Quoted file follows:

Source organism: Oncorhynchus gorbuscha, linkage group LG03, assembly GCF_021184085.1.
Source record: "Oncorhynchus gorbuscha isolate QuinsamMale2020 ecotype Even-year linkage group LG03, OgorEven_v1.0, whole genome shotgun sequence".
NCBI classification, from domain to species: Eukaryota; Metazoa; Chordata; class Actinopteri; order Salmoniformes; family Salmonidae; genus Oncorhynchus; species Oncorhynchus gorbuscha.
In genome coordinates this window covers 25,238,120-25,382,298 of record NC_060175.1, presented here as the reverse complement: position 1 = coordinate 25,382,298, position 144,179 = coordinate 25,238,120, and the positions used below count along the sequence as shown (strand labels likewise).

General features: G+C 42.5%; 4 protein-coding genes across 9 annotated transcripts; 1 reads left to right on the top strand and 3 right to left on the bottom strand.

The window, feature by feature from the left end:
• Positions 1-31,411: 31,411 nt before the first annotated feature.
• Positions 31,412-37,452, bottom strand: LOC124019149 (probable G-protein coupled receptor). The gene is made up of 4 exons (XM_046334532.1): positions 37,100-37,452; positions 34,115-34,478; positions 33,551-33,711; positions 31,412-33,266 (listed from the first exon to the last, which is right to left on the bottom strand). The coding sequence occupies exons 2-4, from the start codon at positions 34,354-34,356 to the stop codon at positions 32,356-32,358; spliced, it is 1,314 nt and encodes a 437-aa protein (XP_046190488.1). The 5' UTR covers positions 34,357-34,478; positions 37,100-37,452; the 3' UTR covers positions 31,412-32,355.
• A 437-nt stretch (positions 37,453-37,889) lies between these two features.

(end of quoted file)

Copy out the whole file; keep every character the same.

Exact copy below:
Source organism: Oncorhynchus gorbuscha, linkage group LG03, assembly GCF_021184085.1.
Source record: "Oncorhynchus gorbuscha isolate QuinsamMale2020 ecotype Even-year linkage group LG03, OgorEven_v1.0, whole genome shotgun sequence".
NCBI classification, from domain to species: Eukaryota; Metazoa; Chordata; class Actinopteri; order Salmoniformes; family Salmonidae; genus Oncorhynchus; species Oncorhynchus gorbuscha.
In genome coordinates this window covers 25,238,120-25,382,298 of record NC_060175.1, presented here as the reverse complement: position 1 = coordinate 25,382,298, position 144,179 = coordinate 25,238,120, and the positions used below count along the sequence as shown (strand labels likewise).

General features: G+C 42.5%; 4 protein-coding genes across 9 annotated transcripts; 1 reads left to right on the top strand and 3 right to left on the bottom strand.

The window, feature by feature from the left end:
• Positions 1-31,411: 31,411 nt before the first annotated feature.
• Positions 31,412-37,452, bottom strand: LOC124019149 (probable G-protein coupled receptor). The gene is made up of 4 exons (XM_046334532.1): positions 37,100-37,452; positions 34,115-34,478; positions 33,551-33,711; positions 31,412-33,266 (listed from the first exon to the last, which is right to left on the bottom strand). The coding sequence occupies exons 2-4, from the start codon at positions 34,354-34,356 to the stop codon at positions 32,356-32,358; spliced, it is 1,314 nt and encodes a 437-aa protein (XP_046190488.1). The 5' UTR covers positions 34,357-34,478; positions 37,100-37,452; the 3' UTR covers positions 31,412-32,355.
• A 437-nt stretch (positions 37,453-37,889) lies between these two features.